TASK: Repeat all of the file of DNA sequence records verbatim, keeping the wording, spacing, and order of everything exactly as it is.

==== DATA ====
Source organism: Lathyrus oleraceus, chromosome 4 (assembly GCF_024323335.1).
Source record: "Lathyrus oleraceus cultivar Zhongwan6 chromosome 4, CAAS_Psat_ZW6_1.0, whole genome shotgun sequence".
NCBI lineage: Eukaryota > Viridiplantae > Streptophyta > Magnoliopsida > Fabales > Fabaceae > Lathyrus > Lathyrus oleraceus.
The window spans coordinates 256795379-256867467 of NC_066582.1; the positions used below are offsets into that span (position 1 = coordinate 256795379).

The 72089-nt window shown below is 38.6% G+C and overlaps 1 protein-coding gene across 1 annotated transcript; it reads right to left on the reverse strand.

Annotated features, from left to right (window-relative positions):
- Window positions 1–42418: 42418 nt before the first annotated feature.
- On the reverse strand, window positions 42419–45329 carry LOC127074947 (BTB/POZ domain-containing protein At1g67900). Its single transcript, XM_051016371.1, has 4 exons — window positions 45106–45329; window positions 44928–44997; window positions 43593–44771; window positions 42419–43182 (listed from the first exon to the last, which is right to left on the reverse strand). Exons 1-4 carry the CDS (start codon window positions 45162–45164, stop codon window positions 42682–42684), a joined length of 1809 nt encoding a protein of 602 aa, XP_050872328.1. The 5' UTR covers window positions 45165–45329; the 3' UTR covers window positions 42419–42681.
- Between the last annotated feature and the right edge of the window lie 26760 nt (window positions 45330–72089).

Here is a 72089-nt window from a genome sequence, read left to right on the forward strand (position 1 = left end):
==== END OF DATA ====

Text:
Source organism: Lathyrus oleraceus, chromosome 4 (assembly GCF_024323335.1).
Source record: "Lathyrus oleraceus cultivar Zhongwan6 chromosome 4, CAAS_Psat_ZW6_1.0, whole genome shotgun sequence".
NCBI lineage: Eukaryota > Viridiplantae > Streptophyta > Magnoliopsida > Fabales > Fabaceae > Lathyrus > Lathyrus oleraceus.
The window spans coordinates 256795379-256867467 of NC_066582.1; the positions used below are offsets into that span (position 1 = coordinate 256795379).

The 72089-nt window shown below is 38.6% G+C and overlaps 1 protein-coding gene across 1 annotated transcript; it reads right to left on the reverse strand.

Annotated features, from left to right (window-relative positions):
- Window positions 1–42418: 42418 nt before the first annotated feature.
- On the reverse strand, window positions 42419–45329 carry LOC127074947 (BTB/POZ domain-containing protein At1g67900). Its single transcript, XM_051016371.1, has 4 exons — window positions 45106–45329; window positions 44928–44997; window positions 43593–44771; window positions 42419–43182 (listed from the first exon to the last, which is right to left on the reverse strand). Exons 1-4 carry the CDS (start codon window positions 45162–45164, stop codon window positions 42682–42684), a joined length of 1809 nt encoding a protein of 602 aa, XP_050872328.1. The 5' UTR covers window positions 45165–45329; the 3' UTR covers window positions 42419–42681.
- Between the last annotated feature and the right edge of the window lie 26760 nt (window positions 45330–72089).

Here is a 72089-nt window from a genome sequence, read left to right on the forward strand (position 1 = left end):